The related party rules were enacted to prevent related parties from “cashing out” of an investment and avoiding tax if either party’s property is disposed of within two years of the exchange. In addition, Section 1031(f) states that the Internal Revenue Service reserves the right to invalidate any 1031 exchange in which the taxpayer cannot prove that the “exchange” did not have a principal purpose of avoiding taxes that would otherwise be due or avoiding the purposes of the related party rules.


A related party is any person or entity bearing a relationship to the taxpayer. Although not an exhaustive definition, this includes:

  • Family members, such as brothers, sisters, spouses, ancestors, and lineal descendants. (Stepparents, uncles, in-laws, cousins, nephews, and ex-spouses are not considered related.)
  • A corporation or partnership in which more than 50% of the stock or more than 50% of the capital interest is owned by the taxpayer.

Although it is important to consult with tax and/or legal advisors before attempting any 1031 exchange with a related party, some guidelines exist which are useful in analyzing related party exchanges.

Simultaneous Exchange

When related parties directly swap with each other, both parties must hold the property acquired for two years following the exchange. If either party disposes of their property within the two-year holding period, then capital gain taxes will need to be recognized.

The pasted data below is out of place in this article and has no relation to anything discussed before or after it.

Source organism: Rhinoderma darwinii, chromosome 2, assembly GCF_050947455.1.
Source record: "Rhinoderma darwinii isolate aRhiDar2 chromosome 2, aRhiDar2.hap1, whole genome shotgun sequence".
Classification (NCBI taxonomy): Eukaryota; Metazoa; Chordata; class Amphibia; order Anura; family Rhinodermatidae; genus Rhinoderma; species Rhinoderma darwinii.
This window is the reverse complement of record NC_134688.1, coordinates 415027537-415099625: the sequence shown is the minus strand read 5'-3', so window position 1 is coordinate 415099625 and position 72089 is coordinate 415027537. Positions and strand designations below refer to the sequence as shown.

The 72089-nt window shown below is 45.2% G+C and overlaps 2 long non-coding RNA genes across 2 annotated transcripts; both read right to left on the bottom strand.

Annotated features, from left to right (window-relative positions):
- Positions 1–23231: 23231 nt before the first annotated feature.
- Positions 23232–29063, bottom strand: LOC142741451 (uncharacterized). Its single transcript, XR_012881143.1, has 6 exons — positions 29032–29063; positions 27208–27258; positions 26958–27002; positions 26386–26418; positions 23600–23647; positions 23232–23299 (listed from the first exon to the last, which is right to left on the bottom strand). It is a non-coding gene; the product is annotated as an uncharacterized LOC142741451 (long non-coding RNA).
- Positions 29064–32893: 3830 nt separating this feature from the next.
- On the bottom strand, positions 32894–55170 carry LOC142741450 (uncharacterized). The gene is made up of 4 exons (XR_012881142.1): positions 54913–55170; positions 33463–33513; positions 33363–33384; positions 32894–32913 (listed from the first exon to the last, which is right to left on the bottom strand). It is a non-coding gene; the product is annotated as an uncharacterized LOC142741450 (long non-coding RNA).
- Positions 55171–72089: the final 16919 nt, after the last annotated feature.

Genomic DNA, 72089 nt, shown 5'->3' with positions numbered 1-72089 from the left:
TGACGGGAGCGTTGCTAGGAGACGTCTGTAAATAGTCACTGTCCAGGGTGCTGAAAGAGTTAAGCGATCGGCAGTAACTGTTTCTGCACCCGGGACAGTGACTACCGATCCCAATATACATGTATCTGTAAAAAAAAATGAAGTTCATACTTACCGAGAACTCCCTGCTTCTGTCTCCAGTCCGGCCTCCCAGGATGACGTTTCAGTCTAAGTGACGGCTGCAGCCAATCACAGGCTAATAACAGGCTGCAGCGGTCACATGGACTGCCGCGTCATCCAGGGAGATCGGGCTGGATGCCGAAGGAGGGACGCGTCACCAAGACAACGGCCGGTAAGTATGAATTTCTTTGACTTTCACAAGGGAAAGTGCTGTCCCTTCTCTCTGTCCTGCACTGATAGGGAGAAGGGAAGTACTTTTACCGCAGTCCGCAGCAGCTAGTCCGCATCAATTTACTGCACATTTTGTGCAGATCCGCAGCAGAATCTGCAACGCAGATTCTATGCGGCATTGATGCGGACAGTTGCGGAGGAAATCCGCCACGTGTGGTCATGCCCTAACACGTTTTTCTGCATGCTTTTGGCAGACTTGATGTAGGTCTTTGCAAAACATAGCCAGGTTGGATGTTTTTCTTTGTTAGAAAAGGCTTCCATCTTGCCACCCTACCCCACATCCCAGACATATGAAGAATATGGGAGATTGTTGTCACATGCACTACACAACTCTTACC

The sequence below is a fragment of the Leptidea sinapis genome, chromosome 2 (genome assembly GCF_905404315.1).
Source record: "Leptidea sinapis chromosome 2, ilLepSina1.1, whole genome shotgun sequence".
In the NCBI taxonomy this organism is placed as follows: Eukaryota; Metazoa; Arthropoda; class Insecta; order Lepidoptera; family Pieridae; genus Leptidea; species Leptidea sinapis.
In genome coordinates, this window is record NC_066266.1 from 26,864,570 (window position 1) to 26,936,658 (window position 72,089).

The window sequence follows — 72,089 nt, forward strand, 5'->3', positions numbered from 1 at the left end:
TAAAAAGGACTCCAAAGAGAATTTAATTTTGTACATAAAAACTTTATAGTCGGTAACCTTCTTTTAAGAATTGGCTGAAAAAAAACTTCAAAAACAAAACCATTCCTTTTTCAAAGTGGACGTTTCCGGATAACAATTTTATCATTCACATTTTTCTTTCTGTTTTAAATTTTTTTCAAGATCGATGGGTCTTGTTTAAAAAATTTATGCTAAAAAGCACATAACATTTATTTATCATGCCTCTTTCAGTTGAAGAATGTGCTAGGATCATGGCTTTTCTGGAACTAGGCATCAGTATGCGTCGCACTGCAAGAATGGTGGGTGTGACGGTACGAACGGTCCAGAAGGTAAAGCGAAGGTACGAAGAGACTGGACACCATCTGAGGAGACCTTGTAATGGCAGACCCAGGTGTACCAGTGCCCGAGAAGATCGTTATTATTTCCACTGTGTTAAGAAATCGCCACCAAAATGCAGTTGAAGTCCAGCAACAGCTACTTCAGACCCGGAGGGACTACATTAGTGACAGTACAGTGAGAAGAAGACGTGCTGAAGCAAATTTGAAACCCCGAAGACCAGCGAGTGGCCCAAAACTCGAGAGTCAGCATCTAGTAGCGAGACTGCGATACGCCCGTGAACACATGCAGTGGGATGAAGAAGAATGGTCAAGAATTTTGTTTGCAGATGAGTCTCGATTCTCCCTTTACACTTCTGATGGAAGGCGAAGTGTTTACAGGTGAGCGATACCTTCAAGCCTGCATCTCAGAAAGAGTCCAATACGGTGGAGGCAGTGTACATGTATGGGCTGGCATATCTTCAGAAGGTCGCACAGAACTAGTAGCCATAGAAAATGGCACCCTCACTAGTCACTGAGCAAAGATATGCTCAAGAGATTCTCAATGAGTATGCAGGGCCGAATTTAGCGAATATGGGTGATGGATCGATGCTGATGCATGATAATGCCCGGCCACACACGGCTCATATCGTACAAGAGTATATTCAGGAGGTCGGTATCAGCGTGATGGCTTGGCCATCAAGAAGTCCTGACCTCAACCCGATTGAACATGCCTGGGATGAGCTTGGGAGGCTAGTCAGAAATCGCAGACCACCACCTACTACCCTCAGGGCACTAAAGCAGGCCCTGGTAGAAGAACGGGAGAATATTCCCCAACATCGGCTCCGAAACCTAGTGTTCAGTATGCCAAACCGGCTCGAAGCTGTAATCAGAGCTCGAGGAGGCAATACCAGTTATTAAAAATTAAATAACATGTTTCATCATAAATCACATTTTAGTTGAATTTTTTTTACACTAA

Delayed Exchange – Selling to a Related Party

In several Private Letter Rulings, the IRS has clarified that an exchange in which a taxpayer sells to a related party and buys from an unrelated third-party seller will likely be respected, even if the related party disposes of the property during the two years following the exchange.

Delayed Exchange – Purchasing from a Related Party

A taxpayer should not purchase a replacement property from a related party where the related party receives exchange proceeds and the taxpayer receives the property previously owned by the related party. In Technical Advice Memorandum 9748006, the IRS disallowed tax deferral to a taxpayer who purchased his mother’s property as replacement property in a 1031 exchange. Revenue Ruling 2002-83 also denies tax deferral treatment to a taxpayer using a qualified intermediary to ultimately purchase replacement property from a related party.

A conservative guideline to observe is: “If the buyer and seller are related, and one of the parties ends up with the property and the other ends up with the cash, the exchange may be disallowed.” Any exchange with a related party must be reported to the IRS on IRS Form 8824, Like-Kind Exchanges.

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